You can think about the internet in Europe as a huge, but disorganised outdoor arena, where you can get a stall from any number of Internet Service Providers (ISPs) who provide the space for you to communicate and trade. This might take the form of a website, through establishing links on a sales platform or by creating social media accounts. Some ISPs might charge you a fee and take basic details, like a phone number. Another might simply ask for your email address. Others may be more scrupulous and offer equipment hire, signs for your stall (like a web banner, for example) and want to see what you’ll be sharing in the market – all for a fee, of course.
Once you’re in, however, there can be few legal checks to see if you’re conducting yourself properly. You can sell goods, express opinions and share images. If you’re not making sales, you might even pay the platform to shout about what you’re selling. Most people conduct their business perfectly well and act within the law, but many don’t. And, by and large, it’s in the hands of visitors to the site to make it known if a seller or operator on a platform is acting improperly or illegally.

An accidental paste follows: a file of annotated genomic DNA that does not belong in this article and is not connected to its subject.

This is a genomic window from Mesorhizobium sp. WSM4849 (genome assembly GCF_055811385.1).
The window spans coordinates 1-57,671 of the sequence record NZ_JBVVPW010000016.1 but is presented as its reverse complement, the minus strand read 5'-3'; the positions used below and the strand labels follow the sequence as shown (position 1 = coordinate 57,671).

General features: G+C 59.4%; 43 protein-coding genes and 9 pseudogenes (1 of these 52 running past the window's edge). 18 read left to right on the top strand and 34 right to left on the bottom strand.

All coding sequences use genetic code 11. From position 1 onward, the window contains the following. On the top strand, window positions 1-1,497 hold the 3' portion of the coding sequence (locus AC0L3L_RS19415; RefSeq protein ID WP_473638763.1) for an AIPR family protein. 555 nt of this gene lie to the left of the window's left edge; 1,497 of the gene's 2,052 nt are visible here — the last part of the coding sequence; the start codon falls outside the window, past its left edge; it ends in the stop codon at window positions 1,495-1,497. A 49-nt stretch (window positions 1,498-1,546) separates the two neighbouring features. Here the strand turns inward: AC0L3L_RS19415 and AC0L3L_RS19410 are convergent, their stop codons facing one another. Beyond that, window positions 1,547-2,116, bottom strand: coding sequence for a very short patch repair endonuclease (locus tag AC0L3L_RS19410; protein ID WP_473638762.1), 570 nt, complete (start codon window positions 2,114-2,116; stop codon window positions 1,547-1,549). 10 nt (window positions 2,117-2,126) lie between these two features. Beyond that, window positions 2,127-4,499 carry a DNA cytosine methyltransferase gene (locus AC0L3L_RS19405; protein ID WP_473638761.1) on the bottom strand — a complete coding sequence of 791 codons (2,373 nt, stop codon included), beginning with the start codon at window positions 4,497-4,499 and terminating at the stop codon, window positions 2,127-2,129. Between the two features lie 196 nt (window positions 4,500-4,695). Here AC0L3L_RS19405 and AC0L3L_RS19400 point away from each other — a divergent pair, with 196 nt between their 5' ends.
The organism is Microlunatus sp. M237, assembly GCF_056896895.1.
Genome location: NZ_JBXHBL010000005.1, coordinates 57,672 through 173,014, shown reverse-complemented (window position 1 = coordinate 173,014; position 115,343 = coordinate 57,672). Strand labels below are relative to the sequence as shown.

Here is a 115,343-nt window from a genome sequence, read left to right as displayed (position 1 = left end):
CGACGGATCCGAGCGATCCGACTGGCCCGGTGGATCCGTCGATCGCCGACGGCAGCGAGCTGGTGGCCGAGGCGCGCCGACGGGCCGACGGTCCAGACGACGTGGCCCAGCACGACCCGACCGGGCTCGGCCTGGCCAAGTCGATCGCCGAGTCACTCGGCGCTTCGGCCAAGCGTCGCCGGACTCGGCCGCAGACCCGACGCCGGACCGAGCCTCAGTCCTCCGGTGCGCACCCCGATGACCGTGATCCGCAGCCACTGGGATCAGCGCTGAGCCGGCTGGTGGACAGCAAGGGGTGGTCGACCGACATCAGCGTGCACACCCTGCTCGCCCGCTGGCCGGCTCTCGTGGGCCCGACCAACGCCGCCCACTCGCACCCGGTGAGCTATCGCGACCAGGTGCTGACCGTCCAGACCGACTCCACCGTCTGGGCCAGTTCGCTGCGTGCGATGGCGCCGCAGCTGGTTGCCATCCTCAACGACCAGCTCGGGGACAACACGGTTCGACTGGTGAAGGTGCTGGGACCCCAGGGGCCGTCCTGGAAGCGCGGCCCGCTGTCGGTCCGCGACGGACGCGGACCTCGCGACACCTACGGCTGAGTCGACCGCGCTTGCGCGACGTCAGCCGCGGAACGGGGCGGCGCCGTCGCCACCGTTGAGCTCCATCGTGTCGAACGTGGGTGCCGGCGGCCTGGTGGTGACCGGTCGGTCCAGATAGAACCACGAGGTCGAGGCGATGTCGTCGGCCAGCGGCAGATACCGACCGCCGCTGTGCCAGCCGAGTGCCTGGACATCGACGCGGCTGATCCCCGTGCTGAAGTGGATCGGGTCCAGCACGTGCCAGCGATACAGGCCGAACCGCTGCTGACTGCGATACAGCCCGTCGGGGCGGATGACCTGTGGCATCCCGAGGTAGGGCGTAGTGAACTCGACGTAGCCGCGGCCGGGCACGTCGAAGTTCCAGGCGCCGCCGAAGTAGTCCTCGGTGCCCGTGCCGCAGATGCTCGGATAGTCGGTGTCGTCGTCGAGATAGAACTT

Visitors can be anyone – deliberate shoppers, intrigued browsers. Or they maybe there in an official capacity, making checks that no one is breaking the law by saying, doing or selling something they shouldn’t be. But there are also brand guardians in the crowd, keeping their eyes peeled to make sure that where their products are being sold, they are the real deal and being presented to customers in the proper way. If any visitor has a concern about what they’re seeing, let’s say that someone has a stall selling highly offensive books, then they can report the seller to the ISP, who are legally obliged to remove the illegal content or products and potentially work with police to ensure that they are dealt with appropriately.